While it's commendable to have a will in place, you might want to also consider taking it one step further and creating a revocable trust. You can use this type of trust in much the same way that you can a will, but it does carry some advantages over a will. A comprehensive estate plan is made of several components, so read on to learn about the role of the trustee and about revocable trusts.
The Owner of the Revocable Trust
A revocable trust, as its name might suggest, is a fairly flexible instrument. While it is always possible to make changes to a will — and, in fact, a will should be updated every few years or so — it cannot come close to the flexibility that a revocable trust offers. While the trust's owner or creator is still living, that person has the ability to make unlimited changes and adjustments in the trust. Property can be added or removed, beneficiaries can be changed, and the trust can be completely suspended or done away with entirely. Once the owner passes away, however, the trust will stand as written at the time of death and no more changes can be made.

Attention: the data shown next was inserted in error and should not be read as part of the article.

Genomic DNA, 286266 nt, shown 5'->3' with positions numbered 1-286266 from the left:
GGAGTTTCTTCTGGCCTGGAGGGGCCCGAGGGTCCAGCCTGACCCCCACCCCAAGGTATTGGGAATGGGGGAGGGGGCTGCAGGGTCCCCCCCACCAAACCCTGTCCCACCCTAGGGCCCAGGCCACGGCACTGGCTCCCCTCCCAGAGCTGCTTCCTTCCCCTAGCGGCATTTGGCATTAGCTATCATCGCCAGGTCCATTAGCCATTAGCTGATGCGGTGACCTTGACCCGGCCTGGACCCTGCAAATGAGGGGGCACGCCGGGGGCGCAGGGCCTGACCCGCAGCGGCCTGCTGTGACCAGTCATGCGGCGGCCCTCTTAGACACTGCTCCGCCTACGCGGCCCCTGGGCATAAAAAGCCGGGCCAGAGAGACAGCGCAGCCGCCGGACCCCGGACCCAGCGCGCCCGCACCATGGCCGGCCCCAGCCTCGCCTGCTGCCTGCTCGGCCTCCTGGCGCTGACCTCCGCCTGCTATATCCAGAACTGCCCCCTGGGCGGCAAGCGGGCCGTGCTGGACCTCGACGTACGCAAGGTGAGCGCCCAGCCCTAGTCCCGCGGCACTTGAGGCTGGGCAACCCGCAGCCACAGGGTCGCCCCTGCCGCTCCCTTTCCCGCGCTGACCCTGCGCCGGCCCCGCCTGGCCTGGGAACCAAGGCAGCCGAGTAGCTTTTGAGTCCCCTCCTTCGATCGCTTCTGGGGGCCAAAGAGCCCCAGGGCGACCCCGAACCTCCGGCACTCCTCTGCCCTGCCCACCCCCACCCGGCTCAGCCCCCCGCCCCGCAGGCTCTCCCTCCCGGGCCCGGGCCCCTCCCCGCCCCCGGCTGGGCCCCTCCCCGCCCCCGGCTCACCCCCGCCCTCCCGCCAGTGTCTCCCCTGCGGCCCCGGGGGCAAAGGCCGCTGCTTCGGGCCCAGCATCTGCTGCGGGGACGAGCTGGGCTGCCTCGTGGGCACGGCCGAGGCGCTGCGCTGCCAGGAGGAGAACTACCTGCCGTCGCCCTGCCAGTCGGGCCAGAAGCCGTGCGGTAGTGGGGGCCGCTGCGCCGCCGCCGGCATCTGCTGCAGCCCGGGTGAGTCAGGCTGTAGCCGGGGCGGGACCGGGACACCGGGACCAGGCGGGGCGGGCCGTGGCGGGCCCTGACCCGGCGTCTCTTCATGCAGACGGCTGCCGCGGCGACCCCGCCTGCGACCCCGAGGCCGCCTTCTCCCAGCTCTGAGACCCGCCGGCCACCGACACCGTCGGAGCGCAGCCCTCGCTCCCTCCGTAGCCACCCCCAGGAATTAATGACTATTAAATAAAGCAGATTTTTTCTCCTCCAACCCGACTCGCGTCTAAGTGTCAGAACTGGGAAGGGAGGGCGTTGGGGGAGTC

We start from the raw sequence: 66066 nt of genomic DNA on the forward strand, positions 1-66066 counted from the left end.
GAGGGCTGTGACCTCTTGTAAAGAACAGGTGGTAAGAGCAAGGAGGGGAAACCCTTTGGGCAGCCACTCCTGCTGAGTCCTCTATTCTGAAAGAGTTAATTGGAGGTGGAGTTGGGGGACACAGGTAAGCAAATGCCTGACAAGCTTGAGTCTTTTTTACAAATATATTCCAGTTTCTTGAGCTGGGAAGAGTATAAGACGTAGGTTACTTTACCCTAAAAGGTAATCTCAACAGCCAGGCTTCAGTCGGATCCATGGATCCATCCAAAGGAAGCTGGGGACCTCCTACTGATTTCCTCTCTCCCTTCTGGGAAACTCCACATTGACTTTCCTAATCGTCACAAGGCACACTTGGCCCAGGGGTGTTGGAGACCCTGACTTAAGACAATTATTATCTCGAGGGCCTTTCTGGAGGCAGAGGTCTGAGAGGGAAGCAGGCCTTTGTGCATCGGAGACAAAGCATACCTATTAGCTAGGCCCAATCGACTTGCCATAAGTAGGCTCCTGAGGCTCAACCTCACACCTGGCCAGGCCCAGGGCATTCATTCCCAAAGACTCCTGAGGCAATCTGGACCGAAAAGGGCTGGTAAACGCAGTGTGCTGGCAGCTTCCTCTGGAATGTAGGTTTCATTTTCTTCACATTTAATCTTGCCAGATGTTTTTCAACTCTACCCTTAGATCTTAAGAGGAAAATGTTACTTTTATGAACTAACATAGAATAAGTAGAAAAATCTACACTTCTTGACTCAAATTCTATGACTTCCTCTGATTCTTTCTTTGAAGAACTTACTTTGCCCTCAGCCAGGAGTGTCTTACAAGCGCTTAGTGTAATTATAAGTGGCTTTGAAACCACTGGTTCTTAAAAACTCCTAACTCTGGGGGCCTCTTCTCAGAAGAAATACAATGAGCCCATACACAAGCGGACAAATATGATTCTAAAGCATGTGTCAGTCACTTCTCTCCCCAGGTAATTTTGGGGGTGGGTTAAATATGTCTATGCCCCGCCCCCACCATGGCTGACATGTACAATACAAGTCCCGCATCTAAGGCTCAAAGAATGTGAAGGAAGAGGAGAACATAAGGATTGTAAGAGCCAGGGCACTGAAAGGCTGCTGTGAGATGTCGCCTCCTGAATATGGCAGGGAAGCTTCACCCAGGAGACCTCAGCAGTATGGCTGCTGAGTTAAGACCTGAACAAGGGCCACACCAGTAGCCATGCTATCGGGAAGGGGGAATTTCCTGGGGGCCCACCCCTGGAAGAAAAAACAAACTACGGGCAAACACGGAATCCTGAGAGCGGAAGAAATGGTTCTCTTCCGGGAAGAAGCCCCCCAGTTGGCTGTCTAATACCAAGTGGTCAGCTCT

The Administrator of the Revocable Trust
Just like a will, someone will need to be appointed to handle the revocable trust after the owner either dies or becomes incapacitated. This person must be appointed by the owner while they are living; a trustee cannot be added or changed after the trust owner's death. When it comes to wills, a personal representative or an executor may be appointed by the will, but the probate courts also have the right to name personal representatives.
The Duties of the Trustee
While the last will and testament are as much concerned with paying the debts of the estate as with designating property and beneficiaries, a revocable trust is strictly about property. The trustee is solely tasked with ensuring that the people named in the trust get the property assigned to them. When it comes to these types of trusts, property distribution can be somewhat more complicated than that of a will. That is due to a unique provision allowing the property distribution to occur given certain circumstances or at a certain time. These same provisions in a will could cause untold problems and could face challenges in court. For example, the owner of the trust may decree that a certain grandchild only be given a sum of money upon graduation from college. It can even be a certain college and with a certain degree of study.
To learn more about this unique and useful estate management tool, speak to an estate planning attorney near you.